Official Pledges ‘No Quarter’ In Fight Against Wind Turbines In New York

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Andrew Follett Energy and Science Reporter
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An upstate New York local official has promised “no quarter” in his town’s battle against a planned wind power farm that has Democratic Gov. Andrew Cuomo’s support.

Yates town councilman John Riggi opposes Apex Clean Energy’s plan to build a 200-megawatt wind turbine project over the objections of local officials and a majority of voters.

Riggi says he’s not opposed to green energy, but doesn’t want it nearby if his constituents don’t support it. He wrote an editorial in a local paper this week pledging to accept “no quarter” in the fight against the Lighthouse Wind farm.

“The main concern is the desires of the constituency who are massively opposed to this project,” Riggi told The Daily Caller New Foundation. “It is like 87 percent opposed.”

Cuomo plans to drastically increase New York’s wind power capacity as part of his effort to phase out fossil fuels. Cuomo wants New York to get 50 percent of its electricity from green energy source by 2030. Cuomo did not return requests for comment to TheDCNF.

Riggi worries Apex’s wind farm, called Lighthouse Wind, will disrupt the region’s rural vibe.

“Some of these turbines would be 750 feet high,” Riggi said. “They want to put 70 of them in a 24 square mile area.”

“It would completely change the community into something very different from how it feels,” Riggi said. “People live here because they like rural living. They don’t want their areas turned into industrialized zones.”

Lighthouse Wind could also run into opposition from environmentalists, who are increasingly turning against wind power at the local level. Environmentalists have become concerned with wind powers impact on birds and bats.

Wind farms kill an estimated 573,000 birds and 888,000 bats a year, according to a 2013 peer-reviewed study published in Wildlife Society Bulletin. Wind farms are projected to kill 1.4 million birds annually by 2030.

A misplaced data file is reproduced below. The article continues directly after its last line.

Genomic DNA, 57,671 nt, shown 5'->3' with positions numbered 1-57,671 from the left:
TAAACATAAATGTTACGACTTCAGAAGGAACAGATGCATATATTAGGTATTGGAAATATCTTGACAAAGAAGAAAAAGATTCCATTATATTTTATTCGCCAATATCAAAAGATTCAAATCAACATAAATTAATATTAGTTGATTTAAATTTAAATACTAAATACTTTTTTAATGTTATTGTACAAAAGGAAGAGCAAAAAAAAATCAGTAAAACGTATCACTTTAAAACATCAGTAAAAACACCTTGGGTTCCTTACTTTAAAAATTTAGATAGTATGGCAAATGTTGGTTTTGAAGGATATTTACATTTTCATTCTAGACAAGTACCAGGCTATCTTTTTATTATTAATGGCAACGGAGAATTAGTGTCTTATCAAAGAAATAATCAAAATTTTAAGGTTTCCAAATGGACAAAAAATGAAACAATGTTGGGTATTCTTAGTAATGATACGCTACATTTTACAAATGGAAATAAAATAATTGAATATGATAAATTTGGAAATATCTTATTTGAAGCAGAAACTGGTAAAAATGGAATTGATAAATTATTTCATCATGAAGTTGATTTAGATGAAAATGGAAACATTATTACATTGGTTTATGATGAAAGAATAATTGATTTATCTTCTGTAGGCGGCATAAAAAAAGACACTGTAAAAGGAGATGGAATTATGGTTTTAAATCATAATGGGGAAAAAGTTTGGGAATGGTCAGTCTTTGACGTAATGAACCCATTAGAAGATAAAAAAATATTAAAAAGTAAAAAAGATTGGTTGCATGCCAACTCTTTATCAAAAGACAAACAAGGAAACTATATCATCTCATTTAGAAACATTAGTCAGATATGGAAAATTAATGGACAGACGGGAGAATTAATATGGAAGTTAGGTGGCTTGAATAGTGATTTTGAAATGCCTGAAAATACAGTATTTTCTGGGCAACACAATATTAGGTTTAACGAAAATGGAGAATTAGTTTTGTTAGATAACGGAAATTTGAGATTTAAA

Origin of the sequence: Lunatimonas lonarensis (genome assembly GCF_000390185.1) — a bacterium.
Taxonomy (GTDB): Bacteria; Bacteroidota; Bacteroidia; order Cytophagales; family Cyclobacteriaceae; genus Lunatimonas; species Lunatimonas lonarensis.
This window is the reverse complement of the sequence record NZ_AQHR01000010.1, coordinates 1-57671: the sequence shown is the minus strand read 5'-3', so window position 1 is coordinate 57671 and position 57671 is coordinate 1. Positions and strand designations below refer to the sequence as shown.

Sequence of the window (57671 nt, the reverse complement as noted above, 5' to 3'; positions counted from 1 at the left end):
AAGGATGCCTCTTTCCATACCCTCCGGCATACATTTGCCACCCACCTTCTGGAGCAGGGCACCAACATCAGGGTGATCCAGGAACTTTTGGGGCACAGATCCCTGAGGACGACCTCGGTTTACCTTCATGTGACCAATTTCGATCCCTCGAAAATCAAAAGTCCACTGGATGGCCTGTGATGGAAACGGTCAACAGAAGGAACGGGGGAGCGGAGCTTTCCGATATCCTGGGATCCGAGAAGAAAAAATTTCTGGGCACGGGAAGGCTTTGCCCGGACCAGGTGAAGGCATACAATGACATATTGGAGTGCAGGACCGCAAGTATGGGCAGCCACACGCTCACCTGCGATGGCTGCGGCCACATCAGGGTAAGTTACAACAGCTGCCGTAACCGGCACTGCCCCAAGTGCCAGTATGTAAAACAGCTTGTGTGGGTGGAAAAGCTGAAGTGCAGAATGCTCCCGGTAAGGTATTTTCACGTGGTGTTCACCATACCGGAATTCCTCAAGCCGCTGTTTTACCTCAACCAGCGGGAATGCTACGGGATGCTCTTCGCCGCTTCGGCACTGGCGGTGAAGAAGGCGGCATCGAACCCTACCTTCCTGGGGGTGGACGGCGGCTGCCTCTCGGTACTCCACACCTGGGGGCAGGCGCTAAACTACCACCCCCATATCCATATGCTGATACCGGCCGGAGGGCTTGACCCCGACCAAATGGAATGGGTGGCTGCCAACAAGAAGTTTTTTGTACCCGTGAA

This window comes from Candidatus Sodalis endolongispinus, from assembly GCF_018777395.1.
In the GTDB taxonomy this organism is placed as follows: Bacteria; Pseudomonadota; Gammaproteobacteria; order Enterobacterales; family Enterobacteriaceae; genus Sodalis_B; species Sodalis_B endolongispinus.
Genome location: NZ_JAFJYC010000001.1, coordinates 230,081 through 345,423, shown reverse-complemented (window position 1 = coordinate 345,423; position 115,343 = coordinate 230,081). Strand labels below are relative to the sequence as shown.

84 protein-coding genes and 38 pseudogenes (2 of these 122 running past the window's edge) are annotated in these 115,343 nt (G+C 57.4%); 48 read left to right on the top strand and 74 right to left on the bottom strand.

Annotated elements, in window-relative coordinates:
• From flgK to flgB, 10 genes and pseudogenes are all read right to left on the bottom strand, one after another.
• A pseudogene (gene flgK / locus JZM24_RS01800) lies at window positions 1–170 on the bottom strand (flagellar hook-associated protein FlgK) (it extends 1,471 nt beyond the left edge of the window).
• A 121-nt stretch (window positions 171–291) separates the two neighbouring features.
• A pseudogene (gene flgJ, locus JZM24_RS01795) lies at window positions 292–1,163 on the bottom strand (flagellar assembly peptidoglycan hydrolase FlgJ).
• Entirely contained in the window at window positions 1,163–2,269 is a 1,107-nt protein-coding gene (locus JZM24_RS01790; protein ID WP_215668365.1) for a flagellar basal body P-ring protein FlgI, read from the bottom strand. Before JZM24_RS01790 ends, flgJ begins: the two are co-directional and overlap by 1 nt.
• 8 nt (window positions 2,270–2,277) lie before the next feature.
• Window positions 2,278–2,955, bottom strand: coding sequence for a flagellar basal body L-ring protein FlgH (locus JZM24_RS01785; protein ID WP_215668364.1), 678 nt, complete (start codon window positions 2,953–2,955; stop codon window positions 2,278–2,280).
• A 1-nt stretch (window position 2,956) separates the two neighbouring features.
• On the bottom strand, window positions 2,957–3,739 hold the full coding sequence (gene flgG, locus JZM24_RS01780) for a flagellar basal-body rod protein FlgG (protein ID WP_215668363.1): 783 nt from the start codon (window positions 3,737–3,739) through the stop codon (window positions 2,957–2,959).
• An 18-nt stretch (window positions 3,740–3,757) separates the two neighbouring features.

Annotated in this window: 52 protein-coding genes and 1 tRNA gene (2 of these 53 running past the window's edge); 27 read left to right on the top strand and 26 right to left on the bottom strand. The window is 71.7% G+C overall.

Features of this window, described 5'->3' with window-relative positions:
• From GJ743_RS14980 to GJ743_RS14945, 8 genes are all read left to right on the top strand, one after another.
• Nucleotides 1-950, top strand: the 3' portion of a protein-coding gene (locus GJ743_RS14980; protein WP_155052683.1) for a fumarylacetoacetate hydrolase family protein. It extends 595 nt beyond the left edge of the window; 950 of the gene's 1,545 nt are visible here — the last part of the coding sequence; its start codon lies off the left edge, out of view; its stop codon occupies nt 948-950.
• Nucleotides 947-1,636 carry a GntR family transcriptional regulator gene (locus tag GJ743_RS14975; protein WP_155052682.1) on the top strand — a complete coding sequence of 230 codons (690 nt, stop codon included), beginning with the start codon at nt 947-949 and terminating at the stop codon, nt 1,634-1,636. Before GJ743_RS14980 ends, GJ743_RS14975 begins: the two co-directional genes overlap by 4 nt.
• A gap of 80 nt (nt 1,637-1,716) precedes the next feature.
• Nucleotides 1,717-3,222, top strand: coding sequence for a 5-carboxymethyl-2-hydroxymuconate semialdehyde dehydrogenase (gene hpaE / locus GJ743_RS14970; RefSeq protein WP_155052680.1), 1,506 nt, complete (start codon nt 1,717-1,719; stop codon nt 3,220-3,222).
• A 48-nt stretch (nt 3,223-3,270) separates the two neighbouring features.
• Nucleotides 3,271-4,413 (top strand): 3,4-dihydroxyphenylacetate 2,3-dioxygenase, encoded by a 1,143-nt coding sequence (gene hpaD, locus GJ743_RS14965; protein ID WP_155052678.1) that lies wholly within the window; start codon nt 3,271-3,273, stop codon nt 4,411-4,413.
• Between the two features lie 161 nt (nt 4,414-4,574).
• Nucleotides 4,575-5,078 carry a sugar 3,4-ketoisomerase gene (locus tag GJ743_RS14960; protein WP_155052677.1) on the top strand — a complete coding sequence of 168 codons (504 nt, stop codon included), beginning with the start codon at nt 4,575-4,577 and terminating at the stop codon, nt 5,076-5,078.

“This area sits astride the preeminent bird and avian flyway on the North American continent,” Riggi said. “We have birds coming in massive amounts. There’s an issue with that. It’s a danger to the birds and bats.”

Wind farms kill an estimated 573,000 birds each year, as well as 888,000 bats, according to a 2013 peer-reviewed study published in Wildlife Society Bulletin. Wind farms are projected to kill 1.4 million birds annually by 2030.

“Apex Clean Energy also works to ensure that our projects are responsibly sited for wildlife by conducting in-depth environmental impact studies for every project,” Cat Strumlauf, a spokesperson for Apex, told TheDCNF. “At every stage of development and operation, we coordinate with federal and state wildlife agencies to make sure that our projects are sited in areas where impacts to birds or bats are minimized and appropriately mitigated if necessary.”

The project could harm with the region’s economy, potentially creating problems for a nearby U.S. Air Force base.

“We also have an Air Force base 30 miles from the proposed project site,” Riggi said. “The base is concerned about the wind project because it would mess with the radar. We have an aerial refueling and drone mission there. It could impact how they’re performing as well.”

The wind farm could make a nearby military base, which is a critical part of the local economy, much less useful. The base pump $200 million a year into the region and employs over 2,600 people.

“Apex Clean Energy takes the safety and readiness of our military very seriously, and we work closely with the Department of Defense and its services to ensure our wind energy facilities do not adversely impact military missions,” Strumlauf said.

Riggi is also worried about the health concerns involving wind turbines. One of most common complaints about wind turbines by local residents is that they cause “flickering” when the sun is behind their blades. This is generally agreed to be incredibly annoying and there’s evidence that it can cause headaches, sleep disorders, anxiety and depression symptoms in people who live nearby.

Finally, Riggi is concerned Cuomo’s green goals give local government’s very little flexibility to determine how they go green.

“One of the thing the governor is very clear on is that he wants all towns to become more green,” Riggi told TheDCNF. “What I don’t understand is with all of this going on why would the governor not allow the towns to choose how they’ll support this initiative. There’s no flexibility.”

New York state currently gets less than 5 percent of its electricity from wind and solar, according to the Energy Information Administration (EIA). That’s a long way from Cuomo’s 50 percent by 2030 target.

“Do we want to reduce our carbon footprint?,” Riggi said. “Certainly. But we’re not being given the option of deciding how to do it ourselves. We’re full in on renewable energy, but the town wants to have a choice. We want to be the ones to make the decisions on how we’re going to contribute.”

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